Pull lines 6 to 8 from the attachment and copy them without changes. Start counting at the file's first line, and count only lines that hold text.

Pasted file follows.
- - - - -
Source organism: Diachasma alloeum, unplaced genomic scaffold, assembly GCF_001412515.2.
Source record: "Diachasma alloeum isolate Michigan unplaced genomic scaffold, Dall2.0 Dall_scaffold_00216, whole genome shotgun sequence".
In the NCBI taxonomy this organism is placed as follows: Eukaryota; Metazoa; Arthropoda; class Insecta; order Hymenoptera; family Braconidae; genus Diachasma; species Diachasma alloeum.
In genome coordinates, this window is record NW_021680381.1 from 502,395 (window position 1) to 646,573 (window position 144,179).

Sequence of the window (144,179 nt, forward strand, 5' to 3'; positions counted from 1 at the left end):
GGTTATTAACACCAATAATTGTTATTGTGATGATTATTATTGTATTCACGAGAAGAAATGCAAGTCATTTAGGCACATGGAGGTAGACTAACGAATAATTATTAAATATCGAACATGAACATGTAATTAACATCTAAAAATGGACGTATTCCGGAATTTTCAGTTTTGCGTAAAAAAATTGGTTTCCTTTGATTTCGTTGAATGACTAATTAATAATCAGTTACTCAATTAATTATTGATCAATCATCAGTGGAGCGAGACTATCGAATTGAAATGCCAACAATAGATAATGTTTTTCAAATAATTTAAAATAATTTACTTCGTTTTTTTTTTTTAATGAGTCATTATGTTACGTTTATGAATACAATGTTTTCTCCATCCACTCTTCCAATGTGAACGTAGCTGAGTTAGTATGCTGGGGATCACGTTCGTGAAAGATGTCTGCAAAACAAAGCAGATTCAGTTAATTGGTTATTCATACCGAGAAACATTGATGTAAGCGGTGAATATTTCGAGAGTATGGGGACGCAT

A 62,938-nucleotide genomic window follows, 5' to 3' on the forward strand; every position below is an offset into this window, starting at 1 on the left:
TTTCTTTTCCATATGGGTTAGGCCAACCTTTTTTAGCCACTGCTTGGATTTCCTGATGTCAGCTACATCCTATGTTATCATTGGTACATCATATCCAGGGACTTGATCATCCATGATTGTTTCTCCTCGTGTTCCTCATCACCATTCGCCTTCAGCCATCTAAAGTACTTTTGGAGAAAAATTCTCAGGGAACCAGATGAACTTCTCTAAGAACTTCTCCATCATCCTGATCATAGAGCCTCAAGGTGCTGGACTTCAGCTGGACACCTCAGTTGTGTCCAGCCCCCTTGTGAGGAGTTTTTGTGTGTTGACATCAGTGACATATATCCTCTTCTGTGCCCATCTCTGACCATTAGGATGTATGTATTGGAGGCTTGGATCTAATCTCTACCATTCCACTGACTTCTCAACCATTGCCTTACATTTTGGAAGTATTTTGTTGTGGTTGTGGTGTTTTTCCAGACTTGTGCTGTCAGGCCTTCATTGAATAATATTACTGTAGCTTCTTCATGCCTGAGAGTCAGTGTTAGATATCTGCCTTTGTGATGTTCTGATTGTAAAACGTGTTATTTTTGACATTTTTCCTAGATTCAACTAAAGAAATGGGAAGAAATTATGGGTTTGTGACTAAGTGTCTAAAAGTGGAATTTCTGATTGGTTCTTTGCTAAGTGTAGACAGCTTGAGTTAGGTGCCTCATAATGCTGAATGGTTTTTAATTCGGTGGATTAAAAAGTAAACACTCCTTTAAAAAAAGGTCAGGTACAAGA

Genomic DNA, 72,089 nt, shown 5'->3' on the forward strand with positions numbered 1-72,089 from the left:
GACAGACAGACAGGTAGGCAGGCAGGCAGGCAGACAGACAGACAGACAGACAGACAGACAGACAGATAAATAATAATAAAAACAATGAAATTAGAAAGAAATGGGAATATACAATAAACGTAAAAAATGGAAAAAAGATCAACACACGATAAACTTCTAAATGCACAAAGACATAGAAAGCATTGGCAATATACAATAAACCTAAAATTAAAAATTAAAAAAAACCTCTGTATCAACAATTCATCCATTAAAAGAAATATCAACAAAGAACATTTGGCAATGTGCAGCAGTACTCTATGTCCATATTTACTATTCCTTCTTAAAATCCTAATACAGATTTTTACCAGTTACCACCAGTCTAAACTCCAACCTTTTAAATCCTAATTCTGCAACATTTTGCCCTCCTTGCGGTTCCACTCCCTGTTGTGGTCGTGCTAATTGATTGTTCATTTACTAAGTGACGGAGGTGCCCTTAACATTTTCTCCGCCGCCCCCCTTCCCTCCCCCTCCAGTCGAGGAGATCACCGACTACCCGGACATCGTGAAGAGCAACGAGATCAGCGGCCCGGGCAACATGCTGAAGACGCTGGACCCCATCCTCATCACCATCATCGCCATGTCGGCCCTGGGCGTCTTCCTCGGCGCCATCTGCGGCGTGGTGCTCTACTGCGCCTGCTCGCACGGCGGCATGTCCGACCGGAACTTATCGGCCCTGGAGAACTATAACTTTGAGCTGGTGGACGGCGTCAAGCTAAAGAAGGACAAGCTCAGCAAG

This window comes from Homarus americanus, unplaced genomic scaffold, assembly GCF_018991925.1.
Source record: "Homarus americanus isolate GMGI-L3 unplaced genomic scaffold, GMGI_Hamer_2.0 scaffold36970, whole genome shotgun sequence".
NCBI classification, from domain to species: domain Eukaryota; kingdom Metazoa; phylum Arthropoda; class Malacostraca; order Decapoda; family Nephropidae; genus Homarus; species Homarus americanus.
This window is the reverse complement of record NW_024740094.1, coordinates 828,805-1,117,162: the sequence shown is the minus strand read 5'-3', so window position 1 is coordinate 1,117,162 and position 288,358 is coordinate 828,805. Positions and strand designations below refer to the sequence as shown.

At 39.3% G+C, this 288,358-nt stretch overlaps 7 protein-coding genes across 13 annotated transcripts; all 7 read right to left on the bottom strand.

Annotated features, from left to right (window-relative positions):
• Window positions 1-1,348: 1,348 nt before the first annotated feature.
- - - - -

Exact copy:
GGTTATTAACACCAATAATTGTTATTGTGATGATTATTATTGTATTCACGAGAAGAAATGCAAGTCATTTAGGCACATGGAGGTAGACTAACGAATAATTATTAAATATCGAACATGAACATGTAATTAACATCTAAAAATGGACGTATTCCGGAATTTTCAGTTTTGCGTAAAAAAATTGGTTTCCTTTGATTTCGTTGAATGACTAATTAATAATCAGTTACTCAATTAATTATTGATCAATCATCAGTGGAGCGAGACTATCGAATTGAAATGCCAACAATAGATAATGTTTTTCAAATAATTTAAAATAATTTACTTCGTTTTTTTTTTTTAATGAGTCATTATGTTACGTTTATGAATACAATGTTTTCTCCATCCACTCTTCCAATGTGAACGTAGCTGAGTTAGTATGCTGGGGATCACGTTCGTGAAAGATGTCTGCAAAACAAAGCAGATTCAGTTAATTGGTTATTCATACCGAGAAACATTGATGTAAGCGGTGAATATTTCGAGAGTATGGGGACGCAT

A 62,938-nucleotide genomic window follows, 5' to 3' on the forward strand; every position below is an offset into this window, starting at 1 on the left:
TTTCTTTTCCATATGGGTTAGGCCAACCTTTTTTAGCCACTGCTTGGATTTCCTGATGTCAGCTACATCCTATGTTATCATTGGTACATCATATCCAGGGACTTGATCATCCATGATTGTTTCTCCTCGTGTTCCTCATCACCATTCGCCTTCAGCCATCTAAAGTACTTTTGGAGAAAAATTCTCAGGGAACCAGATGAACTTCTCTAAGAACTTCTCCATCATCCTGATCATAGAGCCTCAAGGTGCTGGACTTCAGCTGGACACCTCAGTTGTGTCCAGCCCCCTTGTGAGGAGTTTTTGTGTGTTGACATCAGTGACATATATCCTCTTCTGTGCCCATCTCTGACCATTAGGATGTATGTATTGGAGGCTTGGATCTAATCTCTACCATTCCACTGACTTCTCAACCATTGCCTTACATTTTGGAAGTATTTTGTTGTGGTTGTGGTGTTTTTCCAGACTTGTGCTGTCAGGCCTTCATTGAATAATATTACTGTAGCTTCTTCATGCCTGAGAGTCAGTGTTAGATATCTGCCTTTGTGATGTTCTGATTGTAAAACGTGTTATTTTTGACATTTTTCCTAGATTCAACTAAAGAAATGGGAAGAAATTATGGGTTTGTGACTAAGTGTCTAAAAGTGGAATTTCTGATTGGTTCTTTGCTAAGTGTAGACAGCTTGAGTTAGGTGCCTCATAATGCTGAATGGTTTTTAATTCGGTGGATTAAAAAGTAAACACTCCTTTAAAAAAAGGTCAGGTACAAGA